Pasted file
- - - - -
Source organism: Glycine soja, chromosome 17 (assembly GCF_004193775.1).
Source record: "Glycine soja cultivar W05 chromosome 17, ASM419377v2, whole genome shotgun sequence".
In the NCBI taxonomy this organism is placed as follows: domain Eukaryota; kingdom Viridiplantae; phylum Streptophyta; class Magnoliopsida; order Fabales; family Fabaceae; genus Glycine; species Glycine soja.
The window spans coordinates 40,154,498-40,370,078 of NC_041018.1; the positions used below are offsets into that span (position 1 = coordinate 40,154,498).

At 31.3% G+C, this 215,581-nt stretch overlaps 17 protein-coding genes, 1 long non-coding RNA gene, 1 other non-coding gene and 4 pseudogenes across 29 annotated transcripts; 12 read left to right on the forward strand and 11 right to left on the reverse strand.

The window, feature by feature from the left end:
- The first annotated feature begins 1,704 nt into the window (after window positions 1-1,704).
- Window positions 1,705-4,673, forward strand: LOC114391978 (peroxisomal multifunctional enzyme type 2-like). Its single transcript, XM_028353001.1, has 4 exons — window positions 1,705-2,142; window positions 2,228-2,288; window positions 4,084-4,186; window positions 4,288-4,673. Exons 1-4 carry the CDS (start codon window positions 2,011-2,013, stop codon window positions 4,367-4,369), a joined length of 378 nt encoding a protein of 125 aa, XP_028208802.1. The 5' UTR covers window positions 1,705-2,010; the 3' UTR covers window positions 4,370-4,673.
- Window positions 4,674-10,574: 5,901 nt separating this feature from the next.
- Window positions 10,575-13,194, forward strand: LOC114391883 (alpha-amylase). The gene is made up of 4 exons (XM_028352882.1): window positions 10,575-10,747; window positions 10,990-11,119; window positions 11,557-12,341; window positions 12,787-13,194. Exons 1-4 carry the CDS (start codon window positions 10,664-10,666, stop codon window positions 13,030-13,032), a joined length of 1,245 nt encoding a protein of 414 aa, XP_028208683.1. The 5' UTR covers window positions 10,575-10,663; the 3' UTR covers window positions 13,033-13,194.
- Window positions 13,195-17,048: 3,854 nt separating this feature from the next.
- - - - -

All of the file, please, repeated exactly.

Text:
Source organism: Glycine soja, chromosome 17 (assembly GCF_004193775.1).
Source record: "Glycine soja cultivar W05 chromosome 17, ASM419377v2, whole genome shotgun sequence".
In the NCBI taxonomy this organism is placed as follows: domain Eukaryota; kingdom Viridiplantae; phylum Streptophyta; class Magnoliopsida; order Fabales; family Fabaceae; genus Glycine; species Glycine soja.
The window spans coordinates 40,154,498-40,370,078 of NC_041018.1; the positions used below are offsets into that span (position 1 = coordinate 40,154,498).

At 31.3% G+C, this 215,581-nt stretch overlaps 17 protein-coding genes, 1 long non-coding RNA gene, 1 other non-coding gene and 4 pseudogenes across 29 annotated transcripts; 12 read left to right on the forward strand and 11 right to left on the reverse strand.

The window, feature by feature from the left end:
- The first annotated feature begins 1,704 nt into the window (after window positions 1-1,704).
- Window positions 1,705-4,673, forward strand: LOC114391978 (peroxisomal multifunctional enzyme type 2-like). Its single transcript, XM_028353001.1, has 4 exons — window positions 1,705-2,142; window positions 2,228-2,288; window positions 4,084-4,186; window positions 4,288-4,673. Exons 1-4 carry the CDS (start codon window positions 2,011-2,013, stop codon window positions 4,367-4,369), a joined length of 378 nt encoding a protein of 125 aa, XP_028208802.1. The 5' UTR covers window positions 1,705-2,010; the 3' UTR covers window positions 4,370-4,673.
- Window positions 4,674-10,574: 5,901 nt separating this feature from the next.
- Window positions 10,575-13,194, forward strand: LOC114391883 (alpha-amylase). The gene is made up of 4 exons (XM_028352882.1): window positions 10,575-10,747; window positions 10,990-11,119; window positions 11,557-12,341; window positions 12,787-13,194. Exons 1-4 carry the CDS (start codon window positions 10,664-10,666, stop codon window positions 13,030-13,032), a joined length of 1,245 nt encoding a protein of 414 aa, XP_028208683.1. The 5' UTR covers window positions 10,575-10,663; the 3' UTR covers window positions 13,033-13,194.
- Window positions 13,195-17,048: 3,854 nt separating this feature from the next.